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As the photographer prepared the group shot of the Power of Women Group to accompany the In Our Own Voices writing project, one of the women – between jokes, adjustments, and latecomers– said it reminded her of posing for a class photo in elementary school. All that was missing was a little black sign with interchangeable white letters that the person sitting front row centre would hold upright before the photographer froze the scene in time. Only thing is, trying to pin down their experience in a couple words is exactly what their writing project is fighting against.
It has been an intense few months since the Power of Women Group proposed preparing a series of stories about the experiences that brought them to the Downtown Eastside. After a writing exchange with Megaphone Magazine, the women wanted another chance to bring their voices to the fore – to tell their stories and the stories of their neighbourhood in their own words, on their own terms.
Over the month of June, the VMC will host 12 stories by 12 incredible women who live, love, survive, and thrive in Canada’s poorest off-reserve postal code. The stories that make up In Our Own Voices are the fruits of weeks of writing exercises, workshopping, drafts, revisions and corrections, facilitated by Downtown Eastside Women’s Centre project coordinator Harsha Walia.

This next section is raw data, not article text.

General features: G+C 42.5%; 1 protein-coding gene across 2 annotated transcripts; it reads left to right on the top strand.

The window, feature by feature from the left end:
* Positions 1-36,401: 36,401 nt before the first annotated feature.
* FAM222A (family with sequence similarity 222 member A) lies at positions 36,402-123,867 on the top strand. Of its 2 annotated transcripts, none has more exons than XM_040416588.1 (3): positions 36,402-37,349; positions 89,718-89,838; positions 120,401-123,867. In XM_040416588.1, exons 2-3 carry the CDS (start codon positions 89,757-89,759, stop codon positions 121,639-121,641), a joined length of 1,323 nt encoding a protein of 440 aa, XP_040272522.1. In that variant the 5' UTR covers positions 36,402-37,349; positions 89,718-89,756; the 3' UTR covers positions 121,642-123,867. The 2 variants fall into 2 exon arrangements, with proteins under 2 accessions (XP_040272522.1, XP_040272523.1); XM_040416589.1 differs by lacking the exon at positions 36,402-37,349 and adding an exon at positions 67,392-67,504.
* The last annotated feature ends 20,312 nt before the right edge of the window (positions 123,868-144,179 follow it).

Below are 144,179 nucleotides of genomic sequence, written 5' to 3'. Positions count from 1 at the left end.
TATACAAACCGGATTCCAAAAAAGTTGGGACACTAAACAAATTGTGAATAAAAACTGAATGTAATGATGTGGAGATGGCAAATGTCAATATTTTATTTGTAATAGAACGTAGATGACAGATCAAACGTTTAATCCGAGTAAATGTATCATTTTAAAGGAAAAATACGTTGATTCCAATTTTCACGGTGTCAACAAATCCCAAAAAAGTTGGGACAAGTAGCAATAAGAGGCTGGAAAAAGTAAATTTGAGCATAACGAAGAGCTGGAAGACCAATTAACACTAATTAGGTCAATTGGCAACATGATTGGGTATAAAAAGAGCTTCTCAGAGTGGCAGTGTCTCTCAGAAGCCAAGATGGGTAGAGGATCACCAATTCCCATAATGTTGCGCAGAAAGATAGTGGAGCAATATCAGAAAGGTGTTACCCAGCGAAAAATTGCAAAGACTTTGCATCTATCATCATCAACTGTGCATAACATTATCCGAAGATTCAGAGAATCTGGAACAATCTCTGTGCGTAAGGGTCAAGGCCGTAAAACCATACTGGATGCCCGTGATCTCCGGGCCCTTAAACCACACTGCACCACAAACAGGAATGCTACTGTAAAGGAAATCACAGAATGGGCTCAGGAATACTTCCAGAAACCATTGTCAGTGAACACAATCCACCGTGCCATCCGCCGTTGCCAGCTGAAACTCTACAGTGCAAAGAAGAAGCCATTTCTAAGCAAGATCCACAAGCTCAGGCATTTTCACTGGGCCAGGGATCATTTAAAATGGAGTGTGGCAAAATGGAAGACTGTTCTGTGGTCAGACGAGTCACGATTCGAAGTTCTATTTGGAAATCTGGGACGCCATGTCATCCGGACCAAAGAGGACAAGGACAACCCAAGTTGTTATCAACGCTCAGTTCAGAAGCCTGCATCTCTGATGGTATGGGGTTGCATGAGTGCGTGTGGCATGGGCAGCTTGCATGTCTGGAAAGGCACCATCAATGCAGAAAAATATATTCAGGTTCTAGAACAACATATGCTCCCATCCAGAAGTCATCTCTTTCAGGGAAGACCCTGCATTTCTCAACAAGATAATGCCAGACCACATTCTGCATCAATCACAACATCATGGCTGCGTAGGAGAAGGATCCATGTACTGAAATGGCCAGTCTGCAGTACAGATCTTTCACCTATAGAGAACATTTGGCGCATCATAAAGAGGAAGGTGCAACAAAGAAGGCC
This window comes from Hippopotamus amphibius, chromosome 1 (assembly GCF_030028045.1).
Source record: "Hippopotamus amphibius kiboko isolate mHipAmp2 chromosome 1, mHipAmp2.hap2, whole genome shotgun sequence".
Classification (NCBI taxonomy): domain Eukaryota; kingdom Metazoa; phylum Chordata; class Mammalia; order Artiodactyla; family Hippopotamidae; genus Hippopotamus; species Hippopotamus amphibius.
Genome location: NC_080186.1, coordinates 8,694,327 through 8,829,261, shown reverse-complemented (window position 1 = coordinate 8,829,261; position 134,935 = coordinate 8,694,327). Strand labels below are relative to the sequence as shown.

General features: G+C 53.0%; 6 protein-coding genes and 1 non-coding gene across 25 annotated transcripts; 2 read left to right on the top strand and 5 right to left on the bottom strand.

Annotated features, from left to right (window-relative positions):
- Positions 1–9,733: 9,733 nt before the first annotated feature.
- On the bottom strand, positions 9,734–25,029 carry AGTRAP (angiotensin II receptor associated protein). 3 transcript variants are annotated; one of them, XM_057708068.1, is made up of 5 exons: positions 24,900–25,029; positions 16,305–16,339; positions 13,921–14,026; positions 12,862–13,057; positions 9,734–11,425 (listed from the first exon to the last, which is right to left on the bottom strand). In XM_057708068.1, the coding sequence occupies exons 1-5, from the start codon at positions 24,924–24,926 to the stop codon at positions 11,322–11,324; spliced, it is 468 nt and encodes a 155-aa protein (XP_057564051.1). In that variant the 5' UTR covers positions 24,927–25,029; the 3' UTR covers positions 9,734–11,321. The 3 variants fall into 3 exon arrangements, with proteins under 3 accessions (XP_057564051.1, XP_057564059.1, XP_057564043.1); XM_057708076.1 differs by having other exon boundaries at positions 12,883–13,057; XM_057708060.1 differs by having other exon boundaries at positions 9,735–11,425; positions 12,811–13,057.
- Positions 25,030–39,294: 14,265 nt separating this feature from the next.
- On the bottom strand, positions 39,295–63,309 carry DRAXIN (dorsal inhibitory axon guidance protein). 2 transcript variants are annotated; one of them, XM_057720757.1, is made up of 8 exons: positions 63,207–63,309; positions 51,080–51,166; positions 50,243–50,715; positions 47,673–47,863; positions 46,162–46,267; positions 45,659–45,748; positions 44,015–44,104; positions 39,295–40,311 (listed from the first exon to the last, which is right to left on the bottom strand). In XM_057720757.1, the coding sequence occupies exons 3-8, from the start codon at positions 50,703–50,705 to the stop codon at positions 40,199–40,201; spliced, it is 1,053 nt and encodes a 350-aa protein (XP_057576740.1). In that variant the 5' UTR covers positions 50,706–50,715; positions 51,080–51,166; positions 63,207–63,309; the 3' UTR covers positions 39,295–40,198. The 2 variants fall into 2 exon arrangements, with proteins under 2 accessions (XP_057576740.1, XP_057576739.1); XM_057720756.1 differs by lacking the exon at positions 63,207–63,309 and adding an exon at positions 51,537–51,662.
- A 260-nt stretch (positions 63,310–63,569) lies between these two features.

These are stories of incredible hardship, resistance, struggle, courage, and resilience; of grappling with and sometimes overcoming fear, addictions, abuse, and illness; and of persistent state violence and racism, dealt liberally and frequently, and usually without a modicum of justice.
With the writing behind them, a feeling of trust and of belonging ruled as we sat around after the photographs had been taken, enjoying the warm, well lit common room in the Downtown Eastside Women’s Centre.
One by one, the women opened up about their experiences writing their stories for In Our Own Voices.
“Writing about my childhood as a survivor of residential school gave me the freedom to let it go after packing it around all these years,” said Stella, a longtime member of the Power of Women Group whose story will be featured on June 8. “It meant healing for myself, and a way to express myself to the public, to educate them,” said Pearly May, whose piece will appear on June 29.
Some women wrote with a specific purpose in mind. “I’m hoping my story will help other women who are being abused to get out of that relationship, and for moms that are still fighting for their kids that are in care, to know there’s help out there,” said B., whose story will be published June 13. Other women found the experience harrowing, like Debbie V., who said “It was hard on me to write my story, I get really upset and I cry.” Her story will be featured here on June 17.
Those are just a few of the voices that you’ll find on the Vancouver Media Co-op site this month. In the place of fragments, a passing nod at a rally or a quick hello on the street, readers can walk beside these brave, powerful women.
In Our Own Voices will run every Monday, Wednesday and Friday on the Vancouver Media Co-op and the Media Co-op websites from Monday June 6 to Friday July 1. The permanent link for the project can be accessed here.